6. Enables us to endure ESPN. First, I need to give a disclaimer.  I love sports. I watch sports. In fact, during the college football season, I watch a lot of sports. But a girl has her limit, and every so often (especially during baseball season), I just can’t watch another sporting event. If you live with a sports-loving male, you wonder if the television really has other channels since that the only one that is watched.  Instead of complaining and getting frustrated over the amount of sports we endure enjoy in our home, I read. I find a good book, sit down next to the men in our house, and read.  We are together but we both get to do something we love.  Now that’s a win-win situation.

Wednesday Reads: coming-of-age edition

adjective: when a person is initiated into adulthood through knowledge, experience, or both, often by a process of disillusionment

For the past six years, I’ve read the same book every spring. Many times I read the same chapter multiple times in a day.  At one point, I estimated that I had read the entire book at least 30 times. Truth is this year’s spring has been lacking simply because I’m not reading it. Before you begin thinking no book is that good, let me explain.

The Outsiders by S.E. Hinton is a classic and was required reading for my 8th grade classes. In six years of teaching, I never had one kid say they didn’t like the book (By estimates that would be around 680 students.). I guess the spring habit of reading The Outsiders feels a little cheated this year because for the last two weeks, I’ve been mulling over why the book means so much to me. 

I read the book in eighth grade, which was probably one of the most traumatic years of my life.  Most girls would agree that any year in middle school was one they WOULD NOT relive. The summer before eighth grade, my family moved from Georgia to Alabama. I left childhood friends, a captain position on the cheerleading squad, my first love, and the comfort of acceptance. My next year was filled with trying to find my place in a school of very wealthy and privileged kids, missing my life in Alabama, enduring severe injuries from a car wreck, wading through constant humiliation from a friend, and deciding whether or not God was going to be a part of my life. Needless to say, it was a rough year for me – a sort of coming-of-age year.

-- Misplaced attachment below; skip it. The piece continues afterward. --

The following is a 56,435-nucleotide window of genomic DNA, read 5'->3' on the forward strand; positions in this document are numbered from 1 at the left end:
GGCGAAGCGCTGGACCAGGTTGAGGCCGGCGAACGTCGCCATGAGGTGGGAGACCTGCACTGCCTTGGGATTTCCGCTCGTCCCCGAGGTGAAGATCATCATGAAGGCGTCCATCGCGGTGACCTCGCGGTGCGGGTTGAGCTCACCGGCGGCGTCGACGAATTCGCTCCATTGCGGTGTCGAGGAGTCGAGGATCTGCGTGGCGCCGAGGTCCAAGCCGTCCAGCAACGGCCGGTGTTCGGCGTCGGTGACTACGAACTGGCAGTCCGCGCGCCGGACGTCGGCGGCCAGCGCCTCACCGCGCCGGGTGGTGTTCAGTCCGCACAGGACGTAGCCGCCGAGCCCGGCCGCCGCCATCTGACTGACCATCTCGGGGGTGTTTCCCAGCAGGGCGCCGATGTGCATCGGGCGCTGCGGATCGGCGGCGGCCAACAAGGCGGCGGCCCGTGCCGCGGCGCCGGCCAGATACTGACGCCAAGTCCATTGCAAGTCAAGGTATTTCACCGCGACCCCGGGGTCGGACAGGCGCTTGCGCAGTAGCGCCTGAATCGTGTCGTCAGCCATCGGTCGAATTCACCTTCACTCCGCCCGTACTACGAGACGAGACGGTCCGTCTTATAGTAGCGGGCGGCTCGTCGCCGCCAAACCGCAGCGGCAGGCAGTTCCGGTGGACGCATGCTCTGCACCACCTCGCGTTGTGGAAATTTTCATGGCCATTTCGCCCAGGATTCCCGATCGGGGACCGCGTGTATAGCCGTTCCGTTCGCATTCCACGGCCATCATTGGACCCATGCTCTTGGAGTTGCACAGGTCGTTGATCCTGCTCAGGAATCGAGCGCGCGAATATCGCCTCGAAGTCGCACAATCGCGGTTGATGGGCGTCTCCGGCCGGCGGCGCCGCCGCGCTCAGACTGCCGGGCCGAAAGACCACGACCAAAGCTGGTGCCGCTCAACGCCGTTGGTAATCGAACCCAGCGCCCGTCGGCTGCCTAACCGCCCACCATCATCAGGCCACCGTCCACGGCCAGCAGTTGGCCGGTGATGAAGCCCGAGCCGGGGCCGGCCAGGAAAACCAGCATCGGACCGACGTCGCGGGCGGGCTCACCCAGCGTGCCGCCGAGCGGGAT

Ponyboy, the main character in The Outisders is 14 and struggling to make sense of the world around him.  His world contains two very distinct social classes: the haves and the have nots or as he labels it, the Socs and the greasers. In the novel, Ponyboy personally experiences a wrong in his world, stumbles through processing it (with the help of Neverland-type friends) and then decides to right the wrong.  His social and familial status doesn’t change but his view of it does. It deals with the frustrating ties of family intrinsically connected by both love and anger as well as acceptance and understanding. 

The book is a thought-provoking knot of paradoxes. Teenage stereotypes are both confirmed and negated.  The juvenile deliquent is a hero and the good kid is a societal Dr. Jekyl Mr. Hyde. Love is shown through both sacrifice and selfishness. Most of all, it authenticates the pain and the beauty of growing up. 

One reason The Outsiders perfectly portrays teenage angst and crisis is that Hinton wrote it when she was sixteen.  She was angered after seeing a friend brutally beaten by a rival social gang and decided to write away her anger, to give a voice to an unspoken injustice. She later signed the contract for publication on graduation day. But even more interesting is the fact that Hinton (a girl of 16) wrote a book where every character, save one, is a male. In fact, it was written from a male perspective so well that the publisher’s would not let her use her full name Susan Eloise Hinton; thus, the book was published under S.E. Hinton. 

Middle school, just like The Outsiders,  is full of tragic characters. Characters searching for the same things: acceptance, love, and respect. Teenagers trying to figure out who they are in an unjust world. Ponyboy, Johnny, Darry, Dally, Sodapop, and Cherry are just like the Chris, Mike, Payton, Mark, and Sarah of my teenage days. Our teenage lives were cast with friends filled with flaws and dreams; some of them even ended tragically. However, the powerful message in The Outsiders celebrates the power and beauty of friendship and growing up. Both are forever entwined and become part of who we are as adults.  

The same can be said of a great book: its story weaves with ours and changes us. So it is with The Outsiders.